For the last hike of our week in Etna, CA we had chosen Hidden and South Fork Lakes in the Trinity Alps Wilderness. (Featured hike #91 in Sullivan’s “100 Hikes/Travel Guide Southern Oregon & Northern California” 4th edition.) This was both the shortest hike and drive of the week which would allow us to get home as early as possible. We began the hike at the Carter Meadows Summit Trailhead which is right next to a helipad. This area was hit pretty hard by the 2021 Haypress Fire.
From the small parking area a trail descends 50′ to a junction which was left unsigned by the fire. Here the to the left was the Pacific Crest Trail coming up from the south and heading uphill to the north on the far right. A second trail to the right led downhill to the Carter Meadows Campground and finally the Hidden Lake Trail went straight ahead on along a ridge.
The PCT running left to right with the Hidden Lake Trail extending straight ahead.
Remnants of a trail sign. The sticks across the Hidden Lake Trail are to let PCT hikers know that is not their trail.
We followed the Hidden Lake Trail just under a mile to Hidden Lake. (Sullivan showed a distance of 1.2 miles but our GPS put it at 0.9 each way.) The trail followed a ridge and gained a little over 500′ of elevation which doesn’t sound like a lot but it felt quite a bit harder than we’d expected. Perhaps it was the fact that it was the final day of our trip and we were just worn out, but we were glad that we hadn’t tried to do this portion of the hike the day before after our Gulch Lake Loop (post).
A layer of smoke over the valley on the horizon.
A fleabane, possibly California rayless fleabane.
Hidden Lake Trail following the ridge.
Dwarf purple monkeyflower
Approaching Hidden Lake.
We arrived at Hidden Lake right around 7am, early enough that the Sun hadn’t had time to rise high enough to hit the lake.
The lighting conditions were not ideal for photos but it was nice to sit in the shade by the lake after the climb up.
After a short break we headed back along the ridge to the PCT.
Golden-mantle watching us from atop the ridge.
Looking back now that there was a little more sunlight.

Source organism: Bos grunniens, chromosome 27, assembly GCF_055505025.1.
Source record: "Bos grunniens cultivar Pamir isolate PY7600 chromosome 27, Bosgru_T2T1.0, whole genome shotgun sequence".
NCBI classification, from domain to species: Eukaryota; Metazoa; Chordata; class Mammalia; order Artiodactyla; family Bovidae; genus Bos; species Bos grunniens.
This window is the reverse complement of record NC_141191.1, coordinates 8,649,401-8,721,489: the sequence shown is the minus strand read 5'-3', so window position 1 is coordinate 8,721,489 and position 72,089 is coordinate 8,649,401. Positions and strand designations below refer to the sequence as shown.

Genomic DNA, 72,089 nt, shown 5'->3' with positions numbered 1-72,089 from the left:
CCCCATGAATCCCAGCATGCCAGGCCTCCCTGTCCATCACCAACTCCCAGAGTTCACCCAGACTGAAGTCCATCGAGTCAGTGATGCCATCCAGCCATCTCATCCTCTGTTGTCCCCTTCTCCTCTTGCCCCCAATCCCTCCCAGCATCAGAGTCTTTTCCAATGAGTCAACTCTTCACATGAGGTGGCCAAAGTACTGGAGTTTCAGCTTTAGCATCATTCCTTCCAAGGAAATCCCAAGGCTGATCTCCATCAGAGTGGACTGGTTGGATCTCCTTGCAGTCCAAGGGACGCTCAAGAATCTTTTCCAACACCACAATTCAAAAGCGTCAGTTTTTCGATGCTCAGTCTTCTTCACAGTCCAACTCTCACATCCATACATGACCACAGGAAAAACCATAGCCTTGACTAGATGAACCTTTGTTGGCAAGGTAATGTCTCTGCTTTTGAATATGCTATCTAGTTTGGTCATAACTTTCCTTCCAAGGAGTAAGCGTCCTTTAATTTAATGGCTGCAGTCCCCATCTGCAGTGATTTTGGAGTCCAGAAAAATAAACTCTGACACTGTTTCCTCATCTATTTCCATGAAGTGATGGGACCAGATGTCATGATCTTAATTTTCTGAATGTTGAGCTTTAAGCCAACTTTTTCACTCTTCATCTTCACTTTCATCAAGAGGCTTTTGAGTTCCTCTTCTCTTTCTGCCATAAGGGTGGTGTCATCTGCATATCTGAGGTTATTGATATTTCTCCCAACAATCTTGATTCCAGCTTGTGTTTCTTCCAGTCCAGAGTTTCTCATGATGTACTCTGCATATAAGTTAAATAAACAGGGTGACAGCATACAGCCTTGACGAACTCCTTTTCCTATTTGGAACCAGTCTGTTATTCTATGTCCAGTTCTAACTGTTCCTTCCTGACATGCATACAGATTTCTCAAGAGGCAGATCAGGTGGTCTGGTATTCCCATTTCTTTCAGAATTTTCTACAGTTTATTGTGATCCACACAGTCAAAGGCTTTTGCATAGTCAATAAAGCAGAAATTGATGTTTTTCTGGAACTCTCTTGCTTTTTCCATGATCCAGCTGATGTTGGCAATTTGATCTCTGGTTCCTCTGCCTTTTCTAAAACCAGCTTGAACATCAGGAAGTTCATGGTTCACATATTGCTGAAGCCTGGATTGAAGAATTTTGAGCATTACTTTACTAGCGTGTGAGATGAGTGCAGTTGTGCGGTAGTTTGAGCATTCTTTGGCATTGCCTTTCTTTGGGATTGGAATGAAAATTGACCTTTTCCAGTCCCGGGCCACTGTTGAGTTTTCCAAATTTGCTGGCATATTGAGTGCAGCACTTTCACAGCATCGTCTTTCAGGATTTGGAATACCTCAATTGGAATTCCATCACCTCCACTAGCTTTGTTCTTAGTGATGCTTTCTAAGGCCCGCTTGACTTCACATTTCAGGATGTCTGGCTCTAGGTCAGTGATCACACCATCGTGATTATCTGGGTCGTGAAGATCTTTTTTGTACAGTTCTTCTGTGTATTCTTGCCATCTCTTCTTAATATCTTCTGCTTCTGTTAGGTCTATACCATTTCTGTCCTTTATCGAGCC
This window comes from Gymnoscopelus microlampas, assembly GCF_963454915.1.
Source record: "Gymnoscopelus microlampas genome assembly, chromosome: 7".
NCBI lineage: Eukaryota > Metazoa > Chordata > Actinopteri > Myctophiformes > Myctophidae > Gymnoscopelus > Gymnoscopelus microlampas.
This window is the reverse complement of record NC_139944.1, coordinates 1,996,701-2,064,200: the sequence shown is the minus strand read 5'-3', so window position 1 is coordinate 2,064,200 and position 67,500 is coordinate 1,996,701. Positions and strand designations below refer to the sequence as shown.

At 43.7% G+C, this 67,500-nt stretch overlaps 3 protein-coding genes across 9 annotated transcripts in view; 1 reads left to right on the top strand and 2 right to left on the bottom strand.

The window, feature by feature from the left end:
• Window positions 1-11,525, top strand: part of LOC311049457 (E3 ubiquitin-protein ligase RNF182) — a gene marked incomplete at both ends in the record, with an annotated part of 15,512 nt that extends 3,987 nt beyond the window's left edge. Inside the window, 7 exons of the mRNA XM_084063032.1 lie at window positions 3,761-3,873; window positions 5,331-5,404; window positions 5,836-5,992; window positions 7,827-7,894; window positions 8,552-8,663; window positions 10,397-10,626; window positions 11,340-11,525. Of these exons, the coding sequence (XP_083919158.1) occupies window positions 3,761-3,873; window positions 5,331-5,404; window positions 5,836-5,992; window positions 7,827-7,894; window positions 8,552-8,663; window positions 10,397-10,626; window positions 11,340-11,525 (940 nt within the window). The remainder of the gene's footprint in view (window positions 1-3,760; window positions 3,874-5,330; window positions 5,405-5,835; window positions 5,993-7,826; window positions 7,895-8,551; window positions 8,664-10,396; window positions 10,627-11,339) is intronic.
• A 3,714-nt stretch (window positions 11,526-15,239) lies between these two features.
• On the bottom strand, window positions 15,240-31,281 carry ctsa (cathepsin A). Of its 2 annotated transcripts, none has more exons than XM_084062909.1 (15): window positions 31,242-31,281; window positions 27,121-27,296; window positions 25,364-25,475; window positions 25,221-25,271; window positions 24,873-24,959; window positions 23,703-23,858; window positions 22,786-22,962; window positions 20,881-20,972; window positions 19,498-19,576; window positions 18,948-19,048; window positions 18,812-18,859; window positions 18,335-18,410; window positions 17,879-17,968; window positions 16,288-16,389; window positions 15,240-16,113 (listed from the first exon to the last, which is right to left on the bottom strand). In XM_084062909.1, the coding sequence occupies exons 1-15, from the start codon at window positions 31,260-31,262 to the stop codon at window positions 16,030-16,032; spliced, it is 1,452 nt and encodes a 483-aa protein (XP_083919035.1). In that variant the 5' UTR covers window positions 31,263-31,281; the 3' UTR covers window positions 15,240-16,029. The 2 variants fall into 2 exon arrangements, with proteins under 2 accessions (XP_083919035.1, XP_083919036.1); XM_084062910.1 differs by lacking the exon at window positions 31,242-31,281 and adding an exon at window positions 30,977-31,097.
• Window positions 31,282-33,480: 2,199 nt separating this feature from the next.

We turned right onto the PCT and began a 0.9 mile descent to a crossing of the South Fork Scott River.
A small raptor watching from a snag.
Wildflowers in the burn scar.
A small stream/spring providing some green.
Bleeding heart, fireweed, monkeyflower, and hedge nettle along the stream.
Yarrow and Oregon sunshine.
A lot more green vegetation near the river crossing.
South Fork Scott River
Mountain coyote mint
Campsites along the PCT near the river crossing.
Two tenths of a mile beyond the river crossing we came to an unsigned junction with the South Fork Lakes Trail.
You can just make out the trail ahead heading uphill to the right.
We turned onto this trail and climbed a quarter of a mile to a meadow where the tread became faint.
This trail was the most overgrown/least maintained of all the trails we’d been on this trip.
Nearing the meadow.
Entering the meadow and losing the trail.
As of yet unidentified flower in the meadow.
We were behind a pair of bow hunters who were just exiting the meadow at the other end so we were able to follow their path through the tall grass. Beyond the meadow the trail began a steep rocky half mile climb before leveling out in a basin near Lower South Fork Lake.
There was a brief pause in the climb while the trail passed a series of springs.
Vegetation along the trail at the springs.
Back to climbing.
The final spring that we passed was coming out of this hollowed trunk.
There were several places where it looked like the trail was going to finally crest but when you got there you just found more uphill.
Finally the trail is leveling out.
It had just been a mile between the PCT junction and the lower lake but it had been the hardest mile of our trip. A well deserved break was taken at the lake.
After the break we followed the trail around the west side of the lake and then bushwhacked two tenths of a mile to Upper South Fork Lake.
Looking back over the lower lake.
Heading off-trail for the upper lake.
We took another break at the upper lake watching dragon flies zoom up and down the shore.
The bow hunters arrived as we were starting to head back. It had been years since they’d visited the lake and were glad to see that at least most of the trees, including those around the campsite had survived the fire. We headed back down to the PCT and then hiked back up to the trailhead passing another group of backpackers heading for the lakes along the way.
Back to the lower lake.
Another look at the cool spring.
Monkeyflowers along the springs.
Butterfly on western snakeroot
Back through the meadow.
Close up of a California harebell.
I can see a car at the trailhead.
The helipad at the trailhead.
The helipad at the trailhead.
Sullivan has these hikes listed as 2.4 miles out-and-back to Hidden Lake and 6 miles out-and-back to Upper South Fork Lake. Our GPS put the distances as 1.8 and 5 respectively giving us a 6.8 mile total for the day. The cumulative elevation gain was 1770′.
The lower mileage allowed us to get an earlier start on our drive home than expected which was nice. We were back home in Salem a little after 4:30pm giving us plenty of time to unpack and relax for a bit. Despite the flat tire on Wednesday it had been both a successful and enjoyable trip. It also marked our completion of all of Sullivan’s featured hikes in California. That doesn’t mean we are done hiking in that State but it does mean we are that much closer to completing our goal of hiking all the featured hikes in Sullivan’s Southern Oregon & Northern California guidebook (post). Happy Trails!
Flickr: Hidden and South Fork Lakes